Once they have heard from all parties, the Tribunal must assess the case considering the following criteria, as set out in the Act:
  • The person has a mental disorder (i.e. a mental illness, learning disability or personality disorder).
  • Medical treatment is available which will stop the condition getting worse, or help treat some of the symptoms.  
  • If that medical treatment was not provided, there would be a significant risk to the patient, or to any other person. 
  • Because of their mental disorder, ability to make decisions about medical treatment is significantly impaired.
  • The use of compulsory powers is necessary.
If they are satisfied that all five criteria have been met fully, a CTO may be legally granted.


Essentially, the aim of the CTO is to allow the professionals to hold some of the responsibility and decision-making power during a time where the patient is deemed less able to do so, as a direct result of their mental disorder. It is ideally used for the shortest time period necessary, under constant review, and can be dropped (or allowed to lapse without reapplication if nearing its end) following discussion with the MHO and RMO when all five criteria are no longer met. Basically, a CTO is granted with the intention of keeping a person safe and restoring their mental well-being to such a place that they are able to take responsibility for their own treatment and equipped to make their own decisions once again. 

compulsory treatment order


How people experience the use of a CTO is widely varying. Though its intention is the same in every instance, its outworking can look very different. Even in similar circumstances, the people on whom it is used can have very different emotional experiences.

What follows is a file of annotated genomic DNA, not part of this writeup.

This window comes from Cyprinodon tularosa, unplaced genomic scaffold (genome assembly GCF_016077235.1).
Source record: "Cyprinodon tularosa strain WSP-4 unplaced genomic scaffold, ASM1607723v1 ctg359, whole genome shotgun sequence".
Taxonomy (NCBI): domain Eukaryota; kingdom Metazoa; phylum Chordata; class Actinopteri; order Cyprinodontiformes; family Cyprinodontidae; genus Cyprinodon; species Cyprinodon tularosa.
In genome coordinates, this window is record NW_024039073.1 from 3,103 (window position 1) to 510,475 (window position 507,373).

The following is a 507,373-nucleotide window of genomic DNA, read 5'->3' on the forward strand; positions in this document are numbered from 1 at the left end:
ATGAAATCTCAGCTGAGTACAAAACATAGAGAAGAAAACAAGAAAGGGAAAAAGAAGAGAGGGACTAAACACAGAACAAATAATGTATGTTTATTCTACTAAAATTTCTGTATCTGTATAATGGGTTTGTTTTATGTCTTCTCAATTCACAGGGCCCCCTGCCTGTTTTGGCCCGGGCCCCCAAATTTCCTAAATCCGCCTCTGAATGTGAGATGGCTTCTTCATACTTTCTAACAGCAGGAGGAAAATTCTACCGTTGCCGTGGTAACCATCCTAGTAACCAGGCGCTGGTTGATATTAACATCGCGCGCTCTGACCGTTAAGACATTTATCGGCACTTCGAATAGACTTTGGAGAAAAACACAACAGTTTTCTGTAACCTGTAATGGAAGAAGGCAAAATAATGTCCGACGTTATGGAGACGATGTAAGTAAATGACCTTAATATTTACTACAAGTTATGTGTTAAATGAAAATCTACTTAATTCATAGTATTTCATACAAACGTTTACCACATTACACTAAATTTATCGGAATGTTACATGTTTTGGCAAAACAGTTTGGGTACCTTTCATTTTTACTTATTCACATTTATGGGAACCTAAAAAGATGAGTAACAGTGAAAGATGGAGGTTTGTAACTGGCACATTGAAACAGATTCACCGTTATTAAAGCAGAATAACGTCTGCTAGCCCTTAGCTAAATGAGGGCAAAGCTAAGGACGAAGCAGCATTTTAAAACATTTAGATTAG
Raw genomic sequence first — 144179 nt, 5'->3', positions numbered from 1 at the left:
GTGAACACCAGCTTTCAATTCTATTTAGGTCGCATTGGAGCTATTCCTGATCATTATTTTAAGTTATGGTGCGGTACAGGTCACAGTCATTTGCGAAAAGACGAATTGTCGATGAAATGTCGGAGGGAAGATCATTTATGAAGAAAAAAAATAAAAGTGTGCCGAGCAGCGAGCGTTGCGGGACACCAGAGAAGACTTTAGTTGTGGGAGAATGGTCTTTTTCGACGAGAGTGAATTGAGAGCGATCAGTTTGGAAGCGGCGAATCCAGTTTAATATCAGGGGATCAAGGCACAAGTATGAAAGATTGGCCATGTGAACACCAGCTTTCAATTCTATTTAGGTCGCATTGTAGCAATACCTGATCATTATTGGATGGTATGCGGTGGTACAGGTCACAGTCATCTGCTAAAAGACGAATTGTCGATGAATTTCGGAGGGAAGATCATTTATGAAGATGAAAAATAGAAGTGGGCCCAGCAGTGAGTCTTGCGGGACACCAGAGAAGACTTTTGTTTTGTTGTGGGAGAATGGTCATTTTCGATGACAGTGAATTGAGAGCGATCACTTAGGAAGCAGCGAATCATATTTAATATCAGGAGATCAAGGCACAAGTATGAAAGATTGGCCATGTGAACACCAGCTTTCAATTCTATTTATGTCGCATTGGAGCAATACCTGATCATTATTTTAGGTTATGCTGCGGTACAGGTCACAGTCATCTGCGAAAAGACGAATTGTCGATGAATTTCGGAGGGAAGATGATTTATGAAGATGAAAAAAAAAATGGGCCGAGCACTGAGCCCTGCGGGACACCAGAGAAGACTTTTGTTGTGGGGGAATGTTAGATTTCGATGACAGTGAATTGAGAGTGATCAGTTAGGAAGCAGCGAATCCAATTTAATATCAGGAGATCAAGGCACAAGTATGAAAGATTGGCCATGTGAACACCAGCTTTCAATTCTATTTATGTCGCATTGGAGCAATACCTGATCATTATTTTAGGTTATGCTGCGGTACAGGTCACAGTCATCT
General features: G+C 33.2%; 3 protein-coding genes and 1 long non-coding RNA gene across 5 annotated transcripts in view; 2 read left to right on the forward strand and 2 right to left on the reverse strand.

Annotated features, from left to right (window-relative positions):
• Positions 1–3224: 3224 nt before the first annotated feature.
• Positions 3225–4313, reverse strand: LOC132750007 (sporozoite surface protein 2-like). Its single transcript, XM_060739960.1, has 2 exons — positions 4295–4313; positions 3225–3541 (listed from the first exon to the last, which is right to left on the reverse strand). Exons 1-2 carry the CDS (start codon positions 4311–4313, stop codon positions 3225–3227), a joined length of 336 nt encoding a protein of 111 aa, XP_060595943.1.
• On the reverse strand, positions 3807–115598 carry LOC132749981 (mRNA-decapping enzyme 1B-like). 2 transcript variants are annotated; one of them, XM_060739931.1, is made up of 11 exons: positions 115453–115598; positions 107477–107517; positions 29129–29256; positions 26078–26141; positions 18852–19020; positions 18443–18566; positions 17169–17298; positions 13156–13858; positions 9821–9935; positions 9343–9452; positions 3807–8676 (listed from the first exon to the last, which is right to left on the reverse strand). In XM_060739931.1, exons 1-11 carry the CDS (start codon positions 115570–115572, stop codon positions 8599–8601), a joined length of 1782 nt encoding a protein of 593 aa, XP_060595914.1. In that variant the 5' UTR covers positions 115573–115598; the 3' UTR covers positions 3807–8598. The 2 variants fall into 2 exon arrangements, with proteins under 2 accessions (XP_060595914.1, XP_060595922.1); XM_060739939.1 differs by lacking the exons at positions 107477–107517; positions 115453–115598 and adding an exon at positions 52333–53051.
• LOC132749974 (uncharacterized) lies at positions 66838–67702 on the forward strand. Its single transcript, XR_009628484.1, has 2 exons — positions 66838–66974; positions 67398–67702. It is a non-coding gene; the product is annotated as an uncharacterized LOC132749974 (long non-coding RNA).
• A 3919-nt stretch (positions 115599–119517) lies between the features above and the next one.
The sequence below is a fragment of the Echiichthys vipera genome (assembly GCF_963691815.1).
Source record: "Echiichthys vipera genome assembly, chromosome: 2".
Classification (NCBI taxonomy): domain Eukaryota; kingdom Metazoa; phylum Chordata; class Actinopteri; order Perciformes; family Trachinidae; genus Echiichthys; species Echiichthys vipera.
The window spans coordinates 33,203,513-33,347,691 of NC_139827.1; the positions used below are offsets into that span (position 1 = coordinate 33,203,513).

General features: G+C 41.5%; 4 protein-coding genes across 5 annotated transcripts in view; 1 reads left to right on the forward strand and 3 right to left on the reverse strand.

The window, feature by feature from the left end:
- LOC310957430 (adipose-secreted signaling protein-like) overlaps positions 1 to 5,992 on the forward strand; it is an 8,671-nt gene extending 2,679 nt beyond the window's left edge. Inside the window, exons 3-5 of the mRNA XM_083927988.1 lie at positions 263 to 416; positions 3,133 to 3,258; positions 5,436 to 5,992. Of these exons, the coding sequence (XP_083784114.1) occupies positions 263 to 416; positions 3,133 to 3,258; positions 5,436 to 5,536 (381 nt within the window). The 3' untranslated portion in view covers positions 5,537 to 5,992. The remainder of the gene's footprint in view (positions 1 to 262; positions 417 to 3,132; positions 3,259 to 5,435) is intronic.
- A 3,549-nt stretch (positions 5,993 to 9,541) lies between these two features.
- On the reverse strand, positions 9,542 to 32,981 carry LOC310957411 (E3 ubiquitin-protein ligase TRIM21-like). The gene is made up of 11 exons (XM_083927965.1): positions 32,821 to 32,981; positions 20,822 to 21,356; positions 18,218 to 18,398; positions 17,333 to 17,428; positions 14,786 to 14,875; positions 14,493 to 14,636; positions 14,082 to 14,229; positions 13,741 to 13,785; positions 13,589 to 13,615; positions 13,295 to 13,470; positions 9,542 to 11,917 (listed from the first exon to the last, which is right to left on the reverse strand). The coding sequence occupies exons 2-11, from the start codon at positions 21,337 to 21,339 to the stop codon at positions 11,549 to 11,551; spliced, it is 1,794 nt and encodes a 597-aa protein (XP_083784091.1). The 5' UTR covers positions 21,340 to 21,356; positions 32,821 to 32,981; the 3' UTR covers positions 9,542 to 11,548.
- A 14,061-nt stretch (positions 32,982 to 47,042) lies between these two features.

For some, a CTO certificate feels a little like a prison sentence. It can keep a person "locked up" in hospital, or locked into a "contract" without much say; it can take away choice and responsibility; it can be dis-empowering; and it can feel like being trapped, with no escape.

For others, a CTO certificate feels very much like a safety-net. It provides a solid, structured framework for treatment that allows everyone to know where they stand; it distributes the responsibility for that treatment between more parties and allows the patient to carry less of the burden; and it provides reassurance that, when things go wrong, there is already a catching mechanism firmly in place. For these people, it works very well - they seem to thrive when the CTO comes into play.

Everyone is different and the story of their CTO will be unique. My story is just one example of many, but I plan to write about my own experience in the coming weeks. For now, I'll leave you guessing: do I fall into the "prison" or "safety-net" category, or am I one of many on the spectrum in between?

Oh the suspense! Watch this space...